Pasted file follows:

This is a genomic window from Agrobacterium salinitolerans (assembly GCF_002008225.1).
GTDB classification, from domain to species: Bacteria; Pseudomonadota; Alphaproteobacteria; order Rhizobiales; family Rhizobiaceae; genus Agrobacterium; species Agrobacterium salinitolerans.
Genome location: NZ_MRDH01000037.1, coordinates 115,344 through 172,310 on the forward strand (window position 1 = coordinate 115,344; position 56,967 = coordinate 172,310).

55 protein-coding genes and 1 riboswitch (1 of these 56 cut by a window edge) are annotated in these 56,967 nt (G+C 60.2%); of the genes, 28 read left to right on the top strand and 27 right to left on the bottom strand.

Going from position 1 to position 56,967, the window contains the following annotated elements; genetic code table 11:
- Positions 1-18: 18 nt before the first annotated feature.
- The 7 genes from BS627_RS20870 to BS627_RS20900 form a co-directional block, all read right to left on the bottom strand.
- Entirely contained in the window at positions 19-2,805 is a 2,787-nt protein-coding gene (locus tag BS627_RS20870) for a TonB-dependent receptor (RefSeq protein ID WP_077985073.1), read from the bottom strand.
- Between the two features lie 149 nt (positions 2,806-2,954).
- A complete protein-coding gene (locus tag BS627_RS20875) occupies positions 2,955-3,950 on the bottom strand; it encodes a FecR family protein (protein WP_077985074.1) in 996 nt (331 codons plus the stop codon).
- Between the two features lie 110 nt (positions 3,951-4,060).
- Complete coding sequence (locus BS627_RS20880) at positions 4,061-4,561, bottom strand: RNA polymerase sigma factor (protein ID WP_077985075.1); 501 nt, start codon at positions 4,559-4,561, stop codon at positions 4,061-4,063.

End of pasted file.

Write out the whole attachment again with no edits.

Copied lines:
This is a genomic window from Agrobacterium salinitolerans (assembly GCF_002008225.1).
GTDB classification, from domain to species: Bacteria; Pseudomonadota; Alphaproteobacteria; order Rhizobiales; family Rhizobiaceae; genus Agrobacterium; species Agrobacterium salinitolerans.
Genome location: NZ_MRDH01000037.1, coordinates 115,344 through 172,310 on the forward strand (window position 1 = coordinate 115,344; position 56,967 = coordinate 172,310).

55 protein-coding genes and 1 riboswitch (1 of these 56 cut by a window edge) are annotated in these 56,967 nt (G+C 60.2%); of the genes, 28 read left to right on the top strand and 27 right to left on the bottom strand.

Going from position 1 to position 56,967, the window contains the following annotated elements; genetic code table 11:
- Positions 1-18: 18 nt before the first annotated feature.
- The 7 genes from BS627_RS20870 to BS627_RS20900 form a co-directional block, all read right to left on the bottom strand.
- Entirely contained in the window at positions 19-2,805 is a 2,787-nt protein-coding gene (locus tag BS627_RS20870) for a TonB-dependent receptor (RefSeq protein ID WP_077985073.1), read from the bottom strand.
- Between the two features lie 149 nt (positions 2,806-2,954).
- A complete protein-coding gene (locus tag BS627_RS20875) occupies positions 2,955-3,950 on the bottom strand; it encodes a FecR family protein (protein WP_077985074.1) in 996 nt (331 codons plus the stop codon).
- Between the two features lie 110 nt (positions 3,951-4,060).
- Complete coding sequence (locus BS627_RS20880) at positions 4,061-4,561, bottom strand: RNA polymerase sigma factor (protein ID WP_077985075.1); 501 nt, start codon at positions 4,559-4,561, stop codon at positions 4,061-4,063.